Among other problems with this list (and they are manifold) is 11, whereby survival, being a good thing for Life (capitals per the original), is best promoted by expansion in space. It’s a kind of biological Manifest Destiny: go up, young biome, go up! This assumes there is nothing really out there, for one. Our life, though possibly seeded from space, is clearly vastly different, having been magnified through multiple probability lenses into the aggressive earthly forms of today. It could wreak havoc on indigenous forms already out there in a kind of infectious plague against the natives. If we value Life, shouldn’t we also value existing Life?
And we get down to the overall goal in 12. Is a “cosmic purpose” a desirable goal for human life? It sounds good at the surface, but we generally regard more narrowly focused goals as ethical goods, like building better societies for our children and eradicating those pesky biological parasites that used to wipe them out in large numbers. If we have a cosmic purpose, built upon our strivings in this universe, it might be best served by survival, true, but it might be best if that survival is more intimately human than the spurting of our seeds throughout the undiscovered country of the future.
One can imagine such technology outsmarting financial markets, out-inventing human researchers, out-manipulating human leaders, and developing weapons we cannot even understand. Whereas the short-term impact of AI depends on who controls it, the long-term impact depends on whether it can be controlled at all.
I almost always begin my public talks on Big Data and intelligent systems with a presentation on industrial revolutions that progresses through Robert Gordon’s phases and then highlights Paul Krugman’s argument that Big Data and the intelligent systems improvements we are seeing potentially represent a next industrial revolution. I am usually less enthusiastic about the timeline than nonspecialists, but after giving a talk at PASS Business Analytics Friday in San Jose, I stuck around to listen in on a highly technical talk concerning statistical regularization and deep learning and I found myself enthused about the topic once again. Deep learning is using artificial neural networks to classify information, but is distinct from traditional ANNs in that the systems are pre-trained using auto-encoders to have a general knowledge about the data domain. To be clear, though, most of the problems that have been tackled are “subsymbolic” for image recognition and speech problems. Still, the improvements have been fairly impressive based on some pretty simple ideas. First, the pre-training is accompanied by systematic bottlenecking of the number of nodes that can be used for learning. Second, the amount that each fires is kept low to avoid overfitting to nodes with dominating magnitudes. Together, the auto-encoders learn the patterns without training and can then be trained faster and easier to associate those patterns with classes.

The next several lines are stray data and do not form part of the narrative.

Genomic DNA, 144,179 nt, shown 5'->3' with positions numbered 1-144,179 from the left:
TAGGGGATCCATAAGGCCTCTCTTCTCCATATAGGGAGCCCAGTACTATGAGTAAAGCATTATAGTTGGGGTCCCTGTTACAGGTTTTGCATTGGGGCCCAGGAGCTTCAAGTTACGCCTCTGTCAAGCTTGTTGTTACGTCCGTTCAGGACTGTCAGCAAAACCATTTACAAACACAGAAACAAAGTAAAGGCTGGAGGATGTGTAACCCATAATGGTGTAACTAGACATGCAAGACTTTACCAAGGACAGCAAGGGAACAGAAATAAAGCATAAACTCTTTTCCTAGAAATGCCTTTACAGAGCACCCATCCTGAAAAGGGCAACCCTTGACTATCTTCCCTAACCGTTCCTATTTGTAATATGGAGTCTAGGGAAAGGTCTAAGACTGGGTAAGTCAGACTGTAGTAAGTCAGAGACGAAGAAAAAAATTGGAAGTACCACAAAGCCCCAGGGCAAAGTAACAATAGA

I still have my doubts concerning the threat timeline, however. For one, these are mostly sub-symbolic systems that are not capable of the kinds of self-directed system modifications that many fear can lead to exponential self-improvement. Second, the tasks that are seeing improvements are not new but just relatively well-known classification problems. Finally, the improvements, while impressive, are incremental improvements. There is probably a meaningful threat profile that can convert into a decision tree for when action is needed. For global climate change there are consensus estimates about sea level changes for instance. For Evil AI I think we need to wait for a single act of machine intelligence out-of-control before spending excessively on containment, policy, or regulation. In the meantime, though, keep a close eye on your laptop.
And then there’s the mild misanthropy of Claude Shannon, possibly driven by living too long in New Jersey:
I visualize a time when we will be to robots what dogs are to humans, and I’m rooting for the machines.
Nasim Taleb’s 2nd Edition of The Black Swan argues—not unpersuasively—that rare, cataclysmic events dominate ordinary statistics. Indeed, he notes that almost all wealth accumulation is based on long-tail distributions where a small number of individuals reap unexpected rewards. The downsides are also equally challenging, where he notes that casinos lose money not in gambling where the statistics are governed by Gaussians (the house always wins), but instead when tigers attack, when workers sue, and when other external factors intervene.
Black Swan Theory adds an interesting challenge to modern inference theories like Algorithmic Information Theory (AIT) that anticipate predictability to the universe. Even variant coding approaches like Minimum Description Length theory modify the anticipatory model based on relatively smooth error functions rather than high “kurtosis” distributions of variable change. And for the most part, for the regular events of life and our sensoriums, that is adequate. It is only where we start to look at rare existential threats that we begin to worry about Black Swans and inference.